Papa John's Needs to Fire Founder Schnatter (Update)

Update: Schnatter made a public apology for his comments.

Founder and former Papa John’s International Inc. (NASDAQ: PZZA) CEO John Schnatter is costing the company’s shareholders more money, this time for allegedly using racial slurs and graphic descriptions of violence against minorities in a May conference call with the firm’s media agency. Schnatter resigned in December as CEO but retained his position as the company’s board chair following similar statements made last December related to the controversy over NFL players kneeling during the playing of the national anthem.

The company’s stock dropped nearly 6% Wednesday morning following a report from Bloomberg that the agency involved, Laundry Service, ended its relationship with Papa John’s following the May phone call. Papa John’s shares are trading at their lowest level since February of 2016.

The board’s lead independent director, Olivia F. Kirtley, failed to send Schnatter packing in December, and she should be replaced as well for failing to do what clearly needed doing months ago.

Schnatter’s comments last year about kneeling NFL players were whines about how the league’s ratings had dropped due to players’ protests and how lower ratings were costing Papa John’s money because fewer fans were watching the games and ordering his company’s heavily advertised pizza. They were also aimed squarely at the predominantly black players who were protesting.

Kirtley, in addition to being the lead independent director, serves as chair of the compensation committee. She is also on the boards of U.S. Bancorp and Delta Dental, both of which do business with Papa John’s. In the company’s latest proxy statement, both of Kirtley’s relationships with the other companies were reviewed by the board and determined to have no impact on her independence or her business judgment. She was named to Papa John’s board in 2003.

If that faith in her judgment was not impaired last December, it should be now. Schnatter’s statements then were nothing but a preview of coming attractions, and the first episode happened in May. If Schnatter doesn’t go, Papa John’s investors will get to watch more episodes. It’s Kirtley’s job to see that that doesn’t happen.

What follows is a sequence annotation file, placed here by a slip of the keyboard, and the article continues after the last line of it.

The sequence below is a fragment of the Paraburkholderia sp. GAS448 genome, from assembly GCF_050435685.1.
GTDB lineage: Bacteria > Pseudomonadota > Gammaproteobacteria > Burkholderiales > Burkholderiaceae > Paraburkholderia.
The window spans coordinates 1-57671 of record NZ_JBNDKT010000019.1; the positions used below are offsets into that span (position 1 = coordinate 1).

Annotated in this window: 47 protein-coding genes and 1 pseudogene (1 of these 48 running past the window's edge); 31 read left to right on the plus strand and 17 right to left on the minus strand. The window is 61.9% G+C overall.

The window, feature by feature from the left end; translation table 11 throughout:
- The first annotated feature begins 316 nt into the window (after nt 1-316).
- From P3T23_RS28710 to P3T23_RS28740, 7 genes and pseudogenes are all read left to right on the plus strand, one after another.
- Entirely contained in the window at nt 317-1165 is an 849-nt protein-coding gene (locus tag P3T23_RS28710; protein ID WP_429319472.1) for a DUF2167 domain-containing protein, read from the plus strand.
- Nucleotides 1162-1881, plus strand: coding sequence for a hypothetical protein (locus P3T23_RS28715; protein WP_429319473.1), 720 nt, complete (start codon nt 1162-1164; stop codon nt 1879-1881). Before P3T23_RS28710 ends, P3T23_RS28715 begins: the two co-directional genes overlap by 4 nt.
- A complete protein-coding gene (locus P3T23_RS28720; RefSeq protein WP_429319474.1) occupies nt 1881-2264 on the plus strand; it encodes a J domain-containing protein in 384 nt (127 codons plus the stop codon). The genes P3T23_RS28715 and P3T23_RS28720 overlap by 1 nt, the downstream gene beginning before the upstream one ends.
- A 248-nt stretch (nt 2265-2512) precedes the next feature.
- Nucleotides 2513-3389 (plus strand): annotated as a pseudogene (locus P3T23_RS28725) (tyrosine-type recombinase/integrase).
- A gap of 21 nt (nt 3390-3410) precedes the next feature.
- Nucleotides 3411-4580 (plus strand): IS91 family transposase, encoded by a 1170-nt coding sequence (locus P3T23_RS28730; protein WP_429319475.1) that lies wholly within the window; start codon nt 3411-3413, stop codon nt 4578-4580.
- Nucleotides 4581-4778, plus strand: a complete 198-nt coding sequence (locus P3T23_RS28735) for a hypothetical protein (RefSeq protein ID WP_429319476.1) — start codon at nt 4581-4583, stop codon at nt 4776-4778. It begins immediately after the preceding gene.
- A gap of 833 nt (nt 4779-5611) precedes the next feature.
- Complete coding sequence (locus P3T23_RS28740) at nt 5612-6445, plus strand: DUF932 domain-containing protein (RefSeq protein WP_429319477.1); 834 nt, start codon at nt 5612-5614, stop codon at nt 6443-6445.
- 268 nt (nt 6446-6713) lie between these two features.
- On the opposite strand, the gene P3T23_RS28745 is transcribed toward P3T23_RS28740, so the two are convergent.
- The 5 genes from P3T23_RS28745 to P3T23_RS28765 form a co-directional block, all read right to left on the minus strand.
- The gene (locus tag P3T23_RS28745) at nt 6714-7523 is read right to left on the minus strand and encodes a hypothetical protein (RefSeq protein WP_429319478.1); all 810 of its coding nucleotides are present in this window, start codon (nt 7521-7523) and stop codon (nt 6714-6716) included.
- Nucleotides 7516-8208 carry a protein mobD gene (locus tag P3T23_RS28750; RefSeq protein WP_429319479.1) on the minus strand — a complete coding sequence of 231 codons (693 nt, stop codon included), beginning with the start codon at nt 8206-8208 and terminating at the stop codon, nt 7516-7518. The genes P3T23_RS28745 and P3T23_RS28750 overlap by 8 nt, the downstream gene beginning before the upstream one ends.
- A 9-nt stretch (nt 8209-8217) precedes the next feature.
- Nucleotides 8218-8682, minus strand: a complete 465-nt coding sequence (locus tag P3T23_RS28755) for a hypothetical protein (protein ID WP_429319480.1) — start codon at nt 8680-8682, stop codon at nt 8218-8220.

But—and there’s always a but—Schnatter appointed Kirtley to the board and has kept her on board for 15 years. That kind of loyalty needs to be repaid.

During 2017, Kirtley was paid $117,000 in cash for her services as a director and received a restricted stock award valued at $87,513 and an option award valued at $85,507, for total annual compensation of $292,020.

Schnatter was paid $2.75 million in total compensation last year, of which $900,000 was his salary. The company also paid his wholly owned airline, Hampton Airways, $445,600 for charter aircraft services for company business travel.

Schnatter owns about 30% of Papa John’s outstanding stock and is the company’s largest shareholder, with about 9.9 million shares. Kirtley is the second-largest shareholder with 193,110 shares.

Papa John CEO Steve Ritchie had these words for company employees regarding Schnatter’s latest rant:

The past six months we’ve had to take a hard look in the mirror and acknowledge that we’ve lost a bit of focus on the core values that this brand was built on and that delivered success for so many years. We’ve got to own up and take the hit for our missteps and refocus on the constant pursuit of better that is the DNA of our brand.

The board can start by booting Schnatter, followed soon after that with an offer for Kirtley to spend more time with her family.

Papa John’s shares traded down about 3.2% Tuesday afternoon, at $49.17 in a 52-week range of $47.80 to $81.09. The low was posted this morning, and the stock’s consensus price target is 59.80.

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